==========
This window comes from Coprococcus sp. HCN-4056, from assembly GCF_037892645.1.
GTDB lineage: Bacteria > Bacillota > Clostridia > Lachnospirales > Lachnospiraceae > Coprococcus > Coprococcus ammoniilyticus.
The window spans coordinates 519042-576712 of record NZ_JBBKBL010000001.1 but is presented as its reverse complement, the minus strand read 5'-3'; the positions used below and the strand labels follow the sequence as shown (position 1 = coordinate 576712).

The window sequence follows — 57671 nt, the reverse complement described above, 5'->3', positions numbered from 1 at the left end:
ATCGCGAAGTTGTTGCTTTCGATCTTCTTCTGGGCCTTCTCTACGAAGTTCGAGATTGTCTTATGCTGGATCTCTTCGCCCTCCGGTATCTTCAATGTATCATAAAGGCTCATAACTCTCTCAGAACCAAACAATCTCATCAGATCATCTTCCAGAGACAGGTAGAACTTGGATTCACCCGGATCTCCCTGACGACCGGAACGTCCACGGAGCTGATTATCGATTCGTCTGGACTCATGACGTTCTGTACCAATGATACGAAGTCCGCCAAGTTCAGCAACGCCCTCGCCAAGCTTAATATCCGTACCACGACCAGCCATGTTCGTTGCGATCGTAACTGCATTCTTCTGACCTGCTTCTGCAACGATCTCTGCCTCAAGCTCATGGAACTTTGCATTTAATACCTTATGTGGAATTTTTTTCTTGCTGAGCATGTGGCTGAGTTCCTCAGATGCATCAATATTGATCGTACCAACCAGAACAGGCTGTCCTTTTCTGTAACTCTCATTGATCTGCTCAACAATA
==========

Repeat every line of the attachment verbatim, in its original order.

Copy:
This window comes from Coprococcus sp. HCN-4056, from assembly GCF_037892645.1.
GTDB lineage: Bacteria > Bacillota > Clostridia > Lachnospirales > Lachnospiraceae > Coprococcus > Coprococcus ammoniilyticus.
The window spans coordinates 519042-576712 of record NZ_JBBKBL010000001.1 but is presented as its reverse complement, the minus strand read 5'-3'; the positions used below and the strand labels follow the sequence as shown (position 1 = coordinate 576712).

The window sequence follows — 57671 nt, the reverse complement described above, 5'->3', positions numbered from 1 at the left end:
ATCGCGAAGTTGTTGCTTTCGATCTTCTTCTGGGCCTTCTCTACGAAGTTCGAGATTGTCTTATGCTGGATCTCTTCGCCCTCCGGTATCTTCAATGTATCATAAAGGCTCATAACTCTCTCAGAACCAAACAATCTCATCAGATCATCTTCCAGAGACAGGTAGAACTTGGATTCACCCGGATCTCCCTGACGACCGGAACGTCCACGGAGCTGATTATCGATTCGTCTGGACTCATGACGTTCTGTACCAATGATACGAAGTCCGCCAAGTTCAGCAACGCCCTCGCCAAGCTTAATATCCGTACCACGACCAGCCATGTTCGTTGCGATCGTAACTGCATTCTTCTGACCTGCTTCTGCAACGATCTCTGCCTCAAGCTCATGGAACTTTGCATTTAATACCTTATGTGGAATTTTTTTCTTGCTGAGCATGTGGCTGAGTTCCTCAGATGCATCAATATTGATCGTACCAACCAGAACAGGCTGTCCTTTTCTGTAACTCTCATTGATCTGCTCAACAATA